Not long ago, I wrote about the introduction and conclusion of a standard journal article. These sections are important because they contain the essence of the whole and therefore frame your writing problem. If you can write a good introduction and conclusion, you're well on your way to writing a good a article. This morning I want to show you why that is the case by connecting specific elements of the introduction to the individual sections of the body of your paper. As always, I'm here assuming you're writing a generic social-science paper. Next week I'll say some things about how to adjust this form to the context that is specific to your field. I will even try to say something about how to write a paper in the humanities.
A journal article normally has a recognizable structure:
I always suggest counting the introduction and conclusion as one part of the paper, and the analysis as three. That gives us eight parts altogether, which are usefully imagined as a being roughly five paragraphs long each. That is, the paper consists of 8 x 5 paragraphs.
The background section provides the reader with information that is publicly available but presumably not in his or her possession at the time of reading. The authors I work with will often have to provide information about the country, region, industry, or company that their study is situated in. This section might also recount developments in a particular policy area or cultural field. (If you're writing about the management of coffee shops in Amsterdam, you might write something about drug policy in Holland; if you're writing about innovation management at Pixar, you could write about the company's role in the history of computer animation.) It serves the dual purpose of establishing you as a knowledgeable expert on this subject and providing background knowledge to the reader that will make the empirical analysis easier to follow. There should be a natural connection between this section and the first paragraph of your introduction. If the first paragraph describes the world that needs your paper, this section describes an area within that world in greater detail.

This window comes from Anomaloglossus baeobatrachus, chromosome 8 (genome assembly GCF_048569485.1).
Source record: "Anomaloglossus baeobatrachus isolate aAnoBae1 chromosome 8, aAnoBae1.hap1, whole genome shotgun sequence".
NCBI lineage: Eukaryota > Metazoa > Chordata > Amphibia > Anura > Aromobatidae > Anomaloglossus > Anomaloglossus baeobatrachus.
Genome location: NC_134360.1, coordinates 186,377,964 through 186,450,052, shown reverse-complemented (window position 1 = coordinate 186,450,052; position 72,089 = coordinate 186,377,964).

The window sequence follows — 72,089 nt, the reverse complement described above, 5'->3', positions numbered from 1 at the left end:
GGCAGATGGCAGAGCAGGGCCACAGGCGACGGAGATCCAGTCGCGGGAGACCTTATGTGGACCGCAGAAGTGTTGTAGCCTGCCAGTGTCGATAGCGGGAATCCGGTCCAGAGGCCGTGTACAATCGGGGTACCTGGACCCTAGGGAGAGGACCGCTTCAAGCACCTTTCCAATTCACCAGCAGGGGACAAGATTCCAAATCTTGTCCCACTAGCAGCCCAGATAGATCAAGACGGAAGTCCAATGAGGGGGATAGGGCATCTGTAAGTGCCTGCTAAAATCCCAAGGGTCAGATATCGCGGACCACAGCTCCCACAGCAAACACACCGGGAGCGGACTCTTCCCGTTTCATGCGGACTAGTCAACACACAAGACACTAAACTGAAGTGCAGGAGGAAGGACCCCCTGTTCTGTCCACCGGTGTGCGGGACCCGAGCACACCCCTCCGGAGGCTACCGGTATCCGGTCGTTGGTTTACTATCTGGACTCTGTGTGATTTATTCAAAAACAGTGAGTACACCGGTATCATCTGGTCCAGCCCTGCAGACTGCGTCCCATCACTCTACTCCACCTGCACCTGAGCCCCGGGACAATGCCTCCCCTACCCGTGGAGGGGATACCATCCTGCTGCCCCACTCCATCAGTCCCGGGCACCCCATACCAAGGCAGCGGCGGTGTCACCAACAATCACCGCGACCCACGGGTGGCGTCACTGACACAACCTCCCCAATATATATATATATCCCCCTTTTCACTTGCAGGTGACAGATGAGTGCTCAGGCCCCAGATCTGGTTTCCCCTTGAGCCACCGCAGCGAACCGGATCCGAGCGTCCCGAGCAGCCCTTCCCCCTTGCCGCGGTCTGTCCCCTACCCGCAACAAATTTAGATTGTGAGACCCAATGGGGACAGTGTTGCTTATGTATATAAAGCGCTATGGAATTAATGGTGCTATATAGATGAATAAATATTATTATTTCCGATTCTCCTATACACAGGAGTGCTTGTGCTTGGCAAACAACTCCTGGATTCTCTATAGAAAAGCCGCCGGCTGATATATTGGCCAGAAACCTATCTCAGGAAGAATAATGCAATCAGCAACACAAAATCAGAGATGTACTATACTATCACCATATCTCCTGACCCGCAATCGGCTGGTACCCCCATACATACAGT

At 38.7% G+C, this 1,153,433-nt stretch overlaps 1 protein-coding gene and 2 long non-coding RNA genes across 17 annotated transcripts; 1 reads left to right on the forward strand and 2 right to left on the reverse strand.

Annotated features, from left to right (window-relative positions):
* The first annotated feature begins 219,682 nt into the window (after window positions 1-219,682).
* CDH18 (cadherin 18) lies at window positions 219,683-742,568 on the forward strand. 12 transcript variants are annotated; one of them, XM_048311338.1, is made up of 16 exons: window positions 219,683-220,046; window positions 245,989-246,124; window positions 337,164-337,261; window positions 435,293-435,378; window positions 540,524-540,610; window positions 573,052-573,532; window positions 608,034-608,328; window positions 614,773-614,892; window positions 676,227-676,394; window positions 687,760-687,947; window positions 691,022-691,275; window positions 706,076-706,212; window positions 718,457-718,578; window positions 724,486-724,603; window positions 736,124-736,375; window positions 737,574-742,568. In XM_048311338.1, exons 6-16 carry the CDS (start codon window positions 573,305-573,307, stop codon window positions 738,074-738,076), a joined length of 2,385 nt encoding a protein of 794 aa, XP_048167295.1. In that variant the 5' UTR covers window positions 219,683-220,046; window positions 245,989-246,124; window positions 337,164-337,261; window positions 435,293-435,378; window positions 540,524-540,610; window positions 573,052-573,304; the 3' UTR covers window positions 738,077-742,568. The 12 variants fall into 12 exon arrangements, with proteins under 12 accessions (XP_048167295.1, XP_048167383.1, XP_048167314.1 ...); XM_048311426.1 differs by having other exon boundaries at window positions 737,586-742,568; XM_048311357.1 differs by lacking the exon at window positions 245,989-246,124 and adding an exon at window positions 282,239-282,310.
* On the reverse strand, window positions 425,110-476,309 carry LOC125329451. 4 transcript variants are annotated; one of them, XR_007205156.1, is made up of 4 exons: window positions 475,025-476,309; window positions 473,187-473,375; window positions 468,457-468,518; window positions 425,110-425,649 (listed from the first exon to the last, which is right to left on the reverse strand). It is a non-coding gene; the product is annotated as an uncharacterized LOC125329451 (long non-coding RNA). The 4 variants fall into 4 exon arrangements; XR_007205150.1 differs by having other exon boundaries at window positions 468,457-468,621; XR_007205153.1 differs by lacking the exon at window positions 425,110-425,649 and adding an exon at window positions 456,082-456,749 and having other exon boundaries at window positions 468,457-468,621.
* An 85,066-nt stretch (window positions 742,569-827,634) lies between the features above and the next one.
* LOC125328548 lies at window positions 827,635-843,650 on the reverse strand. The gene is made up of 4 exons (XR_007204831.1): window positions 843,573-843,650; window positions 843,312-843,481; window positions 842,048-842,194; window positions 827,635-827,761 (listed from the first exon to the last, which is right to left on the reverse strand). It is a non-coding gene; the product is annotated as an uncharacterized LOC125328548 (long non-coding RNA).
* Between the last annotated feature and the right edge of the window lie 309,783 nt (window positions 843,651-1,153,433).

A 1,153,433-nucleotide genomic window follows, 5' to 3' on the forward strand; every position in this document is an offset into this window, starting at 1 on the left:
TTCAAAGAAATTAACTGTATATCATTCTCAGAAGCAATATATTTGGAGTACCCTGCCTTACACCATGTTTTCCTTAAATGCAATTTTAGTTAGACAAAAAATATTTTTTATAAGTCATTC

The theory section sets up the reader's expectations of your empirical analysis. It should be an elaboration of the consensus or controversy that you have clearly marked in the second paragraph of your introduction. "A theory," Bourdieu tells us, "is a program of perception." It is because your reader perceives the world in this particular way that s/he expects your results to come out in a particular way. The theory section articulates our presumptions about a particular empirical object or event, i.e., it tells us what we think or imagine will be true of it prior to taking a close look at it. In some fields, of course, this section is the basis for deducing hypotheses to be tested. But a softer and more general way of saying this, which is of use to you even if your field does not engage in classical hypothesis testing, is to say that your theory section evokes expectations to be satisfied or disappointed.*
The key claims of the next three sections should all be presented in the third paragraph of your introduction, which says something like "This paper shows that..." and therefore describes how you know (method), why it is true (analysis), and what follows (implications).